cyberthreats

January 31, 2019
By Kimberly Underwood
Director of National Intelligence Dan Coats, pictured at a recent White House briefing, is calling for the intelligence community to "do things differently,” given the severe threats and complex adversarial environment the United States is facing.  Photo courtesy of ODNI

A new strategy for U.S. intelligence looks to improve integration of counterintelligence and security efforts, increasingly address cyber threats, and have clear guidance of civil liberties, privacy and transparency. As outlined in the U.S. National Intelligence Strategy (NIS), from Director of National Intelligence (DNI) Dan Coats, the intelligence community is facing a turbulent and complex strategic environment, and as such, the community “must do things differently.”

September 24, 2018
Posted by Kimberly Underwood
A recent report from the U.S. Government Accountability Office (GAO) finds federal government actions related to cybersecurity lagging, posing a threat to the nation’s critical infrastructure and federal agencies. Photo credit: Shutterstock/Mark Van Scyoc

The U.S. government has not established a comprehensive cybersecurity strategy, nor has it performed effective oversight of cybersecurity as called for by federal law and policy, the U.S. Government Accountability Office (GAO) concluded in a stark report on the state of the nation’s cybersecurity.

Because of the cybersecurity policy lag and related action, federal agencies and U.S. critical infrastructure—including energy, transportation systems, communications and financial services—are vulnerable. And these cybersecurity risks are increasing as security threats evolve and become more sophisticated, GAO, the government’s watchdog agency, reported.

August 30, 2018
Posted by Kimberly Underwood
Michael Moss, deputy director of the Cyber Threat Intelligence Integration Center (CTIIC), Office of the Director of National Intelligence (ODNI), told Congress that CTIIC remains concerned by the "increasingly damaging effects of cyber operations and the apparent acceptance by adversaries of collateral damage." Credit: Shutterstock/EVorona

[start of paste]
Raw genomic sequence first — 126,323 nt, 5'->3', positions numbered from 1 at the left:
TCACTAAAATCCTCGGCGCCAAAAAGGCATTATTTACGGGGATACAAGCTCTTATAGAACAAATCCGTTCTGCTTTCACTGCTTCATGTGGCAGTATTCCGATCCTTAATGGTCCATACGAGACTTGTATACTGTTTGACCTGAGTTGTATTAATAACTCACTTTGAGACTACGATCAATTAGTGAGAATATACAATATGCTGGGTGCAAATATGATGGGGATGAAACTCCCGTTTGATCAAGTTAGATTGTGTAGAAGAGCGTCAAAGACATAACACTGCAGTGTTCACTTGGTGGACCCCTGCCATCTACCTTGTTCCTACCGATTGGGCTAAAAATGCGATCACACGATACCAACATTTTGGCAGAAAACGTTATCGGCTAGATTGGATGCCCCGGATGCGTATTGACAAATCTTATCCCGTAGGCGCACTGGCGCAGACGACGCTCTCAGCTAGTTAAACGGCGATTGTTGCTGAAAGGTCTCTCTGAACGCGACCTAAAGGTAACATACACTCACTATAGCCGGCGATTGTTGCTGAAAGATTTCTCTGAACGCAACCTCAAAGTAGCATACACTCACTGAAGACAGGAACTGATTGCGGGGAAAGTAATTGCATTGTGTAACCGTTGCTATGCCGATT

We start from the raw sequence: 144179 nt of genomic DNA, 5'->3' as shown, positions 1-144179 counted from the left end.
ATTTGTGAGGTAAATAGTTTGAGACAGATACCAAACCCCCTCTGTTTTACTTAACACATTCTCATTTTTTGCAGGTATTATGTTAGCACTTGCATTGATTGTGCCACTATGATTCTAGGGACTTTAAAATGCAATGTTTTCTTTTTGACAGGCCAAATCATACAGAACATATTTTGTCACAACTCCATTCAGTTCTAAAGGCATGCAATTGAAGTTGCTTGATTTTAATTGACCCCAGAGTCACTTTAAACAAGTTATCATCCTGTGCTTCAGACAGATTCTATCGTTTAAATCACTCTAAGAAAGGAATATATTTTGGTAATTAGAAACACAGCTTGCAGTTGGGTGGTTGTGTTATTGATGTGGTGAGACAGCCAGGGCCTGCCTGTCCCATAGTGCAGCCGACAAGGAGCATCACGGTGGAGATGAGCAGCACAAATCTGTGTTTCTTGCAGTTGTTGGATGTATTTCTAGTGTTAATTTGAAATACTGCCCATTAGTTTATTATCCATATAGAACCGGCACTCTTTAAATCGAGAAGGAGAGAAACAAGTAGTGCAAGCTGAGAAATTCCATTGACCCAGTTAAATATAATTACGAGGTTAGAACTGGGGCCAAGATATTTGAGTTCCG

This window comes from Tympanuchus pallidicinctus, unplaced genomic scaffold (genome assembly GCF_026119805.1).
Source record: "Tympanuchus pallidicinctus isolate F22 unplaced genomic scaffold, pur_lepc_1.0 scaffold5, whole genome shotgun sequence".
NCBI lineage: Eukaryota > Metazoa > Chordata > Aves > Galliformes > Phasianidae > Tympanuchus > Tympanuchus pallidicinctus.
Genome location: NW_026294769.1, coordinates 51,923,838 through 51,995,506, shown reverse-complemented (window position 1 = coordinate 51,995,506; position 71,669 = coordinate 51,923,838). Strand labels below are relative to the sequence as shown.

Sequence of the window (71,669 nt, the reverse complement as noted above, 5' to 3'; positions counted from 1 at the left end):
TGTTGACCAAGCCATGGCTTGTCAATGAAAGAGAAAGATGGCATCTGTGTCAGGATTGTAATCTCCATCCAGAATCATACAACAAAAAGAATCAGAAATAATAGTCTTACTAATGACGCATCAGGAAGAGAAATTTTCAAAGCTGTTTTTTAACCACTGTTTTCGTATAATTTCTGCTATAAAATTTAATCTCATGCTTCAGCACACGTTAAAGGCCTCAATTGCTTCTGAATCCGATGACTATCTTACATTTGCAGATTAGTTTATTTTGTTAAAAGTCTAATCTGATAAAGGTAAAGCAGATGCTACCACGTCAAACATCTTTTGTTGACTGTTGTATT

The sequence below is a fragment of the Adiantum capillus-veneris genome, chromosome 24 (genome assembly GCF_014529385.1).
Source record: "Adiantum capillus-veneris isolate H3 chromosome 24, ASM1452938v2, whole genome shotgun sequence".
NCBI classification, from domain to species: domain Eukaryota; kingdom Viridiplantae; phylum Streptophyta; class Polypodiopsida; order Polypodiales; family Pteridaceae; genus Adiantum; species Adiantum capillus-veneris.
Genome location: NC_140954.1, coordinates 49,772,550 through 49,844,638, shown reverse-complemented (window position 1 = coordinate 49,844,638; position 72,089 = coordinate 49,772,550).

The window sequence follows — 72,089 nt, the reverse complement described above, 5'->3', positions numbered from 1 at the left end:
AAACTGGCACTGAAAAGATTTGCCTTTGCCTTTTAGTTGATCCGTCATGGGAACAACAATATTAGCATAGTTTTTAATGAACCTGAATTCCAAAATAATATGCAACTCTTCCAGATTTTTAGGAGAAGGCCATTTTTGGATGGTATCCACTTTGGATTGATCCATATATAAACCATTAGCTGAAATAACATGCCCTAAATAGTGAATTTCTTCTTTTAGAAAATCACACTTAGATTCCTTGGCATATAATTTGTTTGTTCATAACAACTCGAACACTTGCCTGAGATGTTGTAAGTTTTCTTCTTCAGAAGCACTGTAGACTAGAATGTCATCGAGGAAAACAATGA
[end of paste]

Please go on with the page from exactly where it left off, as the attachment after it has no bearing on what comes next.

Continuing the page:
As billions more Internet of Things (IoT)-related devices come online, the barrage of cyber threats will not only continue but will target users in new ways. Moreover, the number of adversaries mounting attacks against the United States in cyberspace will continue to grow in the next year, as nation-states, terrorist groups, criminal organizations and others persist in the development of cyber warfare capabilities, Michael Moss, deputy director, Cyber Threat Intelligence Integration Center (CTIIC) warned during recent Congressional testimony.

July 11, 2018
By John Kupcinski
Cyber threat intelligence may be helpful in countering government fraud, waste and abuse. Credit: Shutterstock

Fraud, waste, and abuse (FWA) remains a major challenge to the federal government. From 2012 to 2016, the 73 federal inspectors general (IGs), who are on the frontline of fighting FWA, identified $173 billion in potential savings and reported $88 billion in investigative recoveries and 36,000 successful prosecutions and civil actions.

February 20, 2018
By Kimberly Underwood
Government mobile devices are still vulnerable to cyber attacks, a recent report says. Photo credit: Shutterstock/Georgejmclittle

Mobile devices used by federal employees continue to be susceptible to malicious cyber attacks. Email accounts, stored documents, microphones and cameras on the devices still present avenues of entry for bad actors.